OpenAI has been launched iOS app for ChatGPT, promising to release an Android version “soon”. The app is free to use, syncs your chat history to the web, and features voice input, powered by OpenAI’s open-source Whisper speech recognition model. The app works on both iPhones and iPads and can be downloaded from the App Store here. OpenAI says it will roll out the app in the US first and expand to other countries “in the coming weeks.”
OpenAI hasn’t previously hinted that a mobile app is coming, but that makes sense in light of ChatGPT’s incredible popularity. The AI-powered chatbot launched last November, but its use has skyrocketed. Some outside estimates say the app has attracted 100 million users by January of this year, though OpenAI has never confirmed those numbers.
The app launch is an interesting one, considering OpenAI’s somewhat ambivalent approach to putting ChatGPT on the market. Although the chatbot was launched as an experiment, it quickly found an audience of consumers using the bot for everything from cheating on college essays to business applications. In February, OpenAI launched a premium subscription app, ChatGPT Plus, which provides priority access and responses generated using the company’s latest language model, GPT-4. It costs $20 per month.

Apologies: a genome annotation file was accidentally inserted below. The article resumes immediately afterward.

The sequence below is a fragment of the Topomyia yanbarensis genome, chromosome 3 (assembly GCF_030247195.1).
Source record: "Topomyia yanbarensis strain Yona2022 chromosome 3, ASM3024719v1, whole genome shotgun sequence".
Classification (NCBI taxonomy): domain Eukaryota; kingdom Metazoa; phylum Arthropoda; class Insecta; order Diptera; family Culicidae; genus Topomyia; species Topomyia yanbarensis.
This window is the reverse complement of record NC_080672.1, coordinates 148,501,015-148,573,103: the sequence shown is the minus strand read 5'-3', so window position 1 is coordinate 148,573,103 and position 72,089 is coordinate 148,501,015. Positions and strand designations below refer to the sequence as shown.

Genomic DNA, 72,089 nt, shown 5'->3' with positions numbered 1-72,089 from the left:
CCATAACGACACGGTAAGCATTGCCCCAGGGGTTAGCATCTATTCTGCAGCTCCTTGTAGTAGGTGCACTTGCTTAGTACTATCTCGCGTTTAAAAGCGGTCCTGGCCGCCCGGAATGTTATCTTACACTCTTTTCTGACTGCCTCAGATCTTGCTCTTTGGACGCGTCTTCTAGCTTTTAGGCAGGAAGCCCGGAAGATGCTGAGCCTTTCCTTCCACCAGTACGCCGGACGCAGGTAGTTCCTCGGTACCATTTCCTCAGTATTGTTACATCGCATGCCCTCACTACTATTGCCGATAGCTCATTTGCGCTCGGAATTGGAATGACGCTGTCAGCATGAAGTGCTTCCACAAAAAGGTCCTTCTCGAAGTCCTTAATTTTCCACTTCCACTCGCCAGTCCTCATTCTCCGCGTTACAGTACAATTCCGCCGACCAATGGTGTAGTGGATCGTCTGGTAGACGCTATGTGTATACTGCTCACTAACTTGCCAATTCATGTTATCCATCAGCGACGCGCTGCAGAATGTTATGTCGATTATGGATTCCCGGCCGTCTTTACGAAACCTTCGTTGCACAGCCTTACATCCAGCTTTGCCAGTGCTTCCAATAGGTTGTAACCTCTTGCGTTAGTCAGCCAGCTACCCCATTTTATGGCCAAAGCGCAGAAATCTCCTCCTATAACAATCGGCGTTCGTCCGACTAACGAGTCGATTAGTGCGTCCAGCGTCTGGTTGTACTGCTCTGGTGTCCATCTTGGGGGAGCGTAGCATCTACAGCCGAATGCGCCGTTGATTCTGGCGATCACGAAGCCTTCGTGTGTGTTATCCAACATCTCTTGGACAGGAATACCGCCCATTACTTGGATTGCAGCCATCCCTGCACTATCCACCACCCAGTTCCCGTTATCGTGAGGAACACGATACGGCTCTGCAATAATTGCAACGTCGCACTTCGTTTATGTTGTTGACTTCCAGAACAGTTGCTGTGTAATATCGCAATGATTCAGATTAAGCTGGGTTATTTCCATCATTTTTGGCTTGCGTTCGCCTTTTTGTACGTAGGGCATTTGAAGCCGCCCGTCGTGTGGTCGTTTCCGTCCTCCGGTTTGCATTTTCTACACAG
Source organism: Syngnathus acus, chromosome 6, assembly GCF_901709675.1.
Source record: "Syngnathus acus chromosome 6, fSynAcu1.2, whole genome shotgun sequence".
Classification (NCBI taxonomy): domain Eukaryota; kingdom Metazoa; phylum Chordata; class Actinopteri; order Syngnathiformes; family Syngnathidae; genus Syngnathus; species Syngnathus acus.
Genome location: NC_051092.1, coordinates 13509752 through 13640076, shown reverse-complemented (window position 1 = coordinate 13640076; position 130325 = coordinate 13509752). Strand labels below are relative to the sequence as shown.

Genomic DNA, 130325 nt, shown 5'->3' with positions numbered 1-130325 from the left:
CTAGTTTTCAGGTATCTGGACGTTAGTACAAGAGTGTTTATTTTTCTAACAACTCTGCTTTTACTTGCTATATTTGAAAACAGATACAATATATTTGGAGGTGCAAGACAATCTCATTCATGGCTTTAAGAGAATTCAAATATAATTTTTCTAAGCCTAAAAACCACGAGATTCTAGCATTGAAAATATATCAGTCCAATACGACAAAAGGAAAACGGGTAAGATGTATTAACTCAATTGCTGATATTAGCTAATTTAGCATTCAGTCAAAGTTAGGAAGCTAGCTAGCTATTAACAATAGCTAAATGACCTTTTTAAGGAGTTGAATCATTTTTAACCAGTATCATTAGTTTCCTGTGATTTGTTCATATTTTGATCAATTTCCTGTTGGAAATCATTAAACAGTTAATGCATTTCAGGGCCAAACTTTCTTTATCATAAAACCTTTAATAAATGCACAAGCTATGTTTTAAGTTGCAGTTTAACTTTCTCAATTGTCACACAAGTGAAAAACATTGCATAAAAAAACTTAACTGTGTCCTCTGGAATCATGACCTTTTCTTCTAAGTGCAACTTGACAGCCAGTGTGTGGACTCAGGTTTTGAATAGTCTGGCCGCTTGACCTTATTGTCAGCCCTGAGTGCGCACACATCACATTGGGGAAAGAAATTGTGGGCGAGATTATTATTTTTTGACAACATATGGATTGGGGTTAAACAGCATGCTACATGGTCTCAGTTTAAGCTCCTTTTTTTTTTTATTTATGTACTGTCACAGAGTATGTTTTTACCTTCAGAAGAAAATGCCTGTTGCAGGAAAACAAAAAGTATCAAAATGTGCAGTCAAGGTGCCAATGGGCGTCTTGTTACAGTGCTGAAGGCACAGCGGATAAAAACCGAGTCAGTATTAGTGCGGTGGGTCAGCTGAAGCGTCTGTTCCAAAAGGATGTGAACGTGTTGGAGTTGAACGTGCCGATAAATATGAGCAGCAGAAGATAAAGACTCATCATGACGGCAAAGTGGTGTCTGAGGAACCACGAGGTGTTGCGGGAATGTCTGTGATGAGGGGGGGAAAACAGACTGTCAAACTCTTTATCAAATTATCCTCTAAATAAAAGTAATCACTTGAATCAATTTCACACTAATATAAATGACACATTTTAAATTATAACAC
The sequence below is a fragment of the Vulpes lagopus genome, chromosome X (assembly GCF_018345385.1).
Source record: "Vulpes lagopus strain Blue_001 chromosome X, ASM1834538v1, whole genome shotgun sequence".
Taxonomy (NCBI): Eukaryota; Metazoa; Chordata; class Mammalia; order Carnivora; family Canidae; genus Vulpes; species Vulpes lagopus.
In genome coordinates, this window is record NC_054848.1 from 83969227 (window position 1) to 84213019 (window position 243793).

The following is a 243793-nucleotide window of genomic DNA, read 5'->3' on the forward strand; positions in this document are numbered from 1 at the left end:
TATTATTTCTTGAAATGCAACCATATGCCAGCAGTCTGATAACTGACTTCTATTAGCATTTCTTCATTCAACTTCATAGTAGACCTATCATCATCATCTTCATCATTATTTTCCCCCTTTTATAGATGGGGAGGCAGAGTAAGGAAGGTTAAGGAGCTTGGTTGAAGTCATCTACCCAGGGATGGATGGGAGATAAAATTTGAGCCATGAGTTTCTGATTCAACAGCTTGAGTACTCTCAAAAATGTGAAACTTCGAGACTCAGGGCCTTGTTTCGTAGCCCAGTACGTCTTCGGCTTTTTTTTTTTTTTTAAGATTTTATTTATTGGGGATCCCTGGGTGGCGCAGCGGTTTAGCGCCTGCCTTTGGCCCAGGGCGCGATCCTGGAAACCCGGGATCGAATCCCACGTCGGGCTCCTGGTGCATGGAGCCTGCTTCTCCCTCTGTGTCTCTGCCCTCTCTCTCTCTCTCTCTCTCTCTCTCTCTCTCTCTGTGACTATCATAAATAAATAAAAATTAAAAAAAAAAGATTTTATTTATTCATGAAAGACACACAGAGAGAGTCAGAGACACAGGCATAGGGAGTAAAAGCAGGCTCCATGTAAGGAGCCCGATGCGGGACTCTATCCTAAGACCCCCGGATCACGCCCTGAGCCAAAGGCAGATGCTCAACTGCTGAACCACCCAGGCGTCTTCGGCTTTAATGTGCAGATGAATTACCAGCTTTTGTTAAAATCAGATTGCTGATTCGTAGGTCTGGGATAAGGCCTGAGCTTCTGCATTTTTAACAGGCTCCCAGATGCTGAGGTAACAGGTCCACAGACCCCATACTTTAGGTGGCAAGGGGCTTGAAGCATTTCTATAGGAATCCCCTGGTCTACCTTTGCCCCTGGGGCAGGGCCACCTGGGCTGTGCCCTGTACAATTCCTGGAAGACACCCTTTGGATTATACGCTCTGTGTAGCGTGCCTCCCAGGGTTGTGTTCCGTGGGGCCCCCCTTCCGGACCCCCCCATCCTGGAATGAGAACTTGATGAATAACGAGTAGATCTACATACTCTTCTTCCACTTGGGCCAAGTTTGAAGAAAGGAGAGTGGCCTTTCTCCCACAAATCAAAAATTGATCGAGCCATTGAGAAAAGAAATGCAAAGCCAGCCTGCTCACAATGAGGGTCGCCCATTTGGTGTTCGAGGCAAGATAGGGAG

Until now, the best way to access OpenAI language models on mobile was to use Microsoft’s Bing app, which provides access to the company’s GPT-4-powered chatbot. An official implementation of ChatGPT could potentially lure some of those users away from Microsoft, which uses access to its chatbot as a way to lure people toward Bing and Edge. It is hoped that the official launch of ChatGPT will stop people from subscribing to Countless spam and fake apps which aims to provide access to a chatbot on mobile.
Of course, ChatGPT has the same issues on mobile as it does on the web. This includes the bot’s tendency to fabricate information in complete confidence and privacy concerns. OpenAI only recently gave users the option to make conversations private, and the app’s home screen (shown above) still warns users about sharing “sensitive information” on the app.
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